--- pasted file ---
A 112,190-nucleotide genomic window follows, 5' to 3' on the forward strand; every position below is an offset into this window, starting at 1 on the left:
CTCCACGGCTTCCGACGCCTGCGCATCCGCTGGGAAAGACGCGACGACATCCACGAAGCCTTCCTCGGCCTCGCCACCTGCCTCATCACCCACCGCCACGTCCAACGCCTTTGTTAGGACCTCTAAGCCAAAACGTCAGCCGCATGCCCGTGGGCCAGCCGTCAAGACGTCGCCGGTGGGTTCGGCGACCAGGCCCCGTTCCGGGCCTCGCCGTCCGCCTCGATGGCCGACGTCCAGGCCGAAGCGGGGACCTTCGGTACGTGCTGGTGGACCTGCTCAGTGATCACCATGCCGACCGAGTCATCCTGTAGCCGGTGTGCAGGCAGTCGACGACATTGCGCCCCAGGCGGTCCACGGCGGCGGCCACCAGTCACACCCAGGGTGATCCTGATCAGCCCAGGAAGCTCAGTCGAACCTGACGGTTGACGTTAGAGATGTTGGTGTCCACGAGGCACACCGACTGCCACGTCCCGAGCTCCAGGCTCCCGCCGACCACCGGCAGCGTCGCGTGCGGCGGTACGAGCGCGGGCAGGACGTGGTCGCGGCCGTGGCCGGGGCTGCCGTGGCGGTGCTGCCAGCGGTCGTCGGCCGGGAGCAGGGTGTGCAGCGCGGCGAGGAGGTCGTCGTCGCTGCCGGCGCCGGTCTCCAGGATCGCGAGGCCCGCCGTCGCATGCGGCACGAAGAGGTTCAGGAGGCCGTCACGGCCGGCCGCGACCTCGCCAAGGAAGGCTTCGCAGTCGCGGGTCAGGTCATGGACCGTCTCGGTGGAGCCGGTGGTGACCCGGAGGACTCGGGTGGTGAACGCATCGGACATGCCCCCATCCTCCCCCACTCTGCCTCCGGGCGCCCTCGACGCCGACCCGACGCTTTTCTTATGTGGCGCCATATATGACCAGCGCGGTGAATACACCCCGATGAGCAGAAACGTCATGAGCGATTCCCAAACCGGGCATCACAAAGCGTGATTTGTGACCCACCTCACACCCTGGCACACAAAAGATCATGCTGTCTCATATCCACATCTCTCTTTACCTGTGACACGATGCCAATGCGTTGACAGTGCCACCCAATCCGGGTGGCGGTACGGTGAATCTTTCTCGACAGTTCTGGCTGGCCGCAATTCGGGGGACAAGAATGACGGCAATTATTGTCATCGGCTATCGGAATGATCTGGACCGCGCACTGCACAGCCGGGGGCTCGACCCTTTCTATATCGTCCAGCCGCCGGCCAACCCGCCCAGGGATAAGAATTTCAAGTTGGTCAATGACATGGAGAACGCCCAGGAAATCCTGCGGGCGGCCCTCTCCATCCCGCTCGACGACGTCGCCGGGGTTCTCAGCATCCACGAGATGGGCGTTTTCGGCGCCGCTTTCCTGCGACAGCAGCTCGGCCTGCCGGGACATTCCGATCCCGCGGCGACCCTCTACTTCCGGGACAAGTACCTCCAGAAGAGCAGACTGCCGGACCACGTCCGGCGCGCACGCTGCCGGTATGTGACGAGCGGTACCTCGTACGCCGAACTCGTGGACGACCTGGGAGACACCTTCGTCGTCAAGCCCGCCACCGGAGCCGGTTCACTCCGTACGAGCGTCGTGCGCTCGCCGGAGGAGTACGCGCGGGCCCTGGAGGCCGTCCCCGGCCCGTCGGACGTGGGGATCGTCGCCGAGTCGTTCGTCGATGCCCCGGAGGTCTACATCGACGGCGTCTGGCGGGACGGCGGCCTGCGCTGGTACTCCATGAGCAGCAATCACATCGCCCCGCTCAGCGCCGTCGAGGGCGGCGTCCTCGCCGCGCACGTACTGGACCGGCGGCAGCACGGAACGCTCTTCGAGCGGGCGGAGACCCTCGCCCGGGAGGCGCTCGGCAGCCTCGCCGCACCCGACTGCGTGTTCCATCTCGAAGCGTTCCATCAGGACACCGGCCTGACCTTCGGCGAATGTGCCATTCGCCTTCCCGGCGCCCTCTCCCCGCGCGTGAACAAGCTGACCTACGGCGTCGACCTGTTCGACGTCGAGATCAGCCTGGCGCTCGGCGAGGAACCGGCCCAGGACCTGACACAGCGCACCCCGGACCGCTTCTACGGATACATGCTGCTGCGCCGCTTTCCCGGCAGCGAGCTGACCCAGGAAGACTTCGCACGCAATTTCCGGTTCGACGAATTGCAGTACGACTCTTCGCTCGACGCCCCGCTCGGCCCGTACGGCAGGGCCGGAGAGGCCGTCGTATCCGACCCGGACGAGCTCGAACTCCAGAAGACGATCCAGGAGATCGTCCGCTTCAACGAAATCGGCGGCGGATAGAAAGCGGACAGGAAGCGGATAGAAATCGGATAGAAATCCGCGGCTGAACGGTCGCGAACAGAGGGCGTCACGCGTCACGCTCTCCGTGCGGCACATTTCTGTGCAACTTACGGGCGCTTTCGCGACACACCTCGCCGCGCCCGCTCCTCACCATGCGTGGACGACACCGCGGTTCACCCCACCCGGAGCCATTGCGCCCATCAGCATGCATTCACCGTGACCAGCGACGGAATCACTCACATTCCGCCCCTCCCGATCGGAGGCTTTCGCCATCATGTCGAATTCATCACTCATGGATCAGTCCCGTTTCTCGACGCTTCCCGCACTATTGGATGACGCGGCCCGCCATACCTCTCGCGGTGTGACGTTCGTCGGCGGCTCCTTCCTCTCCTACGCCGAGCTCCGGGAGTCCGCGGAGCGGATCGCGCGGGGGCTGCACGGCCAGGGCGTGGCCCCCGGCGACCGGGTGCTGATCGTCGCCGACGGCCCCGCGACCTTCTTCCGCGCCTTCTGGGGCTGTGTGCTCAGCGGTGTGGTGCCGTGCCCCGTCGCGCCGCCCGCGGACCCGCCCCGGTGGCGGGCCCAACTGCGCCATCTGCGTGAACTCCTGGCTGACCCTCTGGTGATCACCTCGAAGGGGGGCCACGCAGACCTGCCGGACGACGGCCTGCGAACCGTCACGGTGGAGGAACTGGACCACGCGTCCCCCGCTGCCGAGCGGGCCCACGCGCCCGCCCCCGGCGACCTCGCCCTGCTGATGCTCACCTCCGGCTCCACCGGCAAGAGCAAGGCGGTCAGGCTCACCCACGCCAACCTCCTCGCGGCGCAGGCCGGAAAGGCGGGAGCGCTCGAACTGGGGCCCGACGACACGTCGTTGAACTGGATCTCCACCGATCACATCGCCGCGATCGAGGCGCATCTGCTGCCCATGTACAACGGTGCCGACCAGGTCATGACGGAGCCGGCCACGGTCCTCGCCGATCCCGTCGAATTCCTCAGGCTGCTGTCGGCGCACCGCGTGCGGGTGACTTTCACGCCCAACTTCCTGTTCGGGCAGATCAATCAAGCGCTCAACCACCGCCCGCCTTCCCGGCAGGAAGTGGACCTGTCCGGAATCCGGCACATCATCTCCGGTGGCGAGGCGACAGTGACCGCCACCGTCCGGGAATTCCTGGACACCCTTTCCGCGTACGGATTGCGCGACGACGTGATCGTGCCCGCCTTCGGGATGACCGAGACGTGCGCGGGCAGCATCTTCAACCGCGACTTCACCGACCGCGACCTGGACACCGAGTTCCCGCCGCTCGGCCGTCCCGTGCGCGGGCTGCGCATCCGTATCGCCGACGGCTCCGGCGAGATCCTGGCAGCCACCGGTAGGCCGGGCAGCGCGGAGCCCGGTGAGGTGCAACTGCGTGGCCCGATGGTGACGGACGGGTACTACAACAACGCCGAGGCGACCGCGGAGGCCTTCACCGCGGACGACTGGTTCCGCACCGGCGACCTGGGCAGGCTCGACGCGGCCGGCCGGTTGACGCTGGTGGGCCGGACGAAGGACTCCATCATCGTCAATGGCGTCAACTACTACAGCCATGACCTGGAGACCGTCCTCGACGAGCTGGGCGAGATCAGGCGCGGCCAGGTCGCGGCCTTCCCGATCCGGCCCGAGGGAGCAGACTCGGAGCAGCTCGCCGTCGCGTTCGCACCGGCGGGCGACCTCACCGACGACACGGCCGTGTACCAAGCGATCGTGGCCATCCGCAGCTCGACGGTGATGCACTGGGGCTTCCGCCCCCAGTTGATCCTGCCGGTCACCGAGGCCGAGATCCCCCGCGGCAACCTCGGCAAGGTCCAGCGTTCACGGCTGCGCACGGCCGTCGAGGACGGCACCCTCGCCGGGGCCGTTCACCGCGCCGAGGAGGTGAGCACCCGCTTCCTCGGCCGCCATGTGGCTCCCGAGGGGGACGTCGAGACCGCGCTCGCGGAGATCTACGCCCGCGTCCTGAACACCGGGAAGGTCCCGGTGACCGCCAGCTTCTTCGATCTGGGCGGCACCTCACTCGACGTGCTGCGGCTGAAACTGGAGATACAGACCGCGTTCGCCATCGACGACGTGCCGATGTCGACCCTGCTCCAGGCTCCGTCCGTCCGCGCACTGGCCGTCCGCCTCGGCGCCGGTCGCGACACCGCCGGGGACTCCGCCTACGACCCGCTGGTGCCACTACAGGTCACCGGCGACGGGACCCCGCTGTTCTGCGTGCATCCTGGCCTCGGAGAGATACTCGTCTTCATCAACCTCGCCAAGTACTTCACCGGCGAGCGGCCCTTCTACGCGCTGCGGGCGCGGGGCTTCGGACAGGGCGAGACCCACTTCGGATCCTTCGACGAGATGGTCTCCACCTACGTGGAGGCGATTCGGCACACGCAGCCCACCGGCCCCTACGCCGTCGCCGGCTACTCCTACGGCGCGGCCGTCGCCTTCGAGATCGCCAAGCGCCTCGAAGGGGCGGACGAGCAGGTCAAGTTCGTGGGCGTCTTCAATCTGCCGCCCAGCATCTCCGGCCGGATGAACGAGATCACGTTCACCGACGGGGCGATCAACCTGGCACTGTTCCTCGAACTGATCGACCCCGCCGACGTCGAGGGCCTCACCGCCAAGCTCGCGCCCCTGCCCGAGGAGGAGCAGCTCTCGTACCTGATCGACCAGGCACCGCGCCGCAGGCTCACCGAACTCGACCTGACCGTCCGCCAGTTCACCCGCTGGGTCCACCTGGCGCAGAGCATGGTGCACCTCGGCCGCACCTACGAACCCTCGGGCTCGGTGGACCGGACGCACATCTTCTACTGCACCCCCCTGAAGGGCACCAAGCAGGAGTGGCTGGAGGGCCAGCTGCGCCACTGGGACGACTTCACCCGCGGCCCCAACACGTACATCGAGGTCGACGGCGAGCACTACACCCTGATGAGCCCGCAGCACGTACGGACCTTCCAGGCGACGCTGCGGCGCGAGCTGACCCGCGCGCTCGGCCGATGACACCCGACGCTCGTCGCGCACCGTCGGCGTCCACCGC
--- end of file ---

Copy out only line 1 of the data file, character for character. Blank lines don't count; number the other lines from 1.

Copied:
A 112,190-nucleotide genomic window follows, 5' to 3' on the forward strand; every position below is an offset into this window, starting at 1 on the left: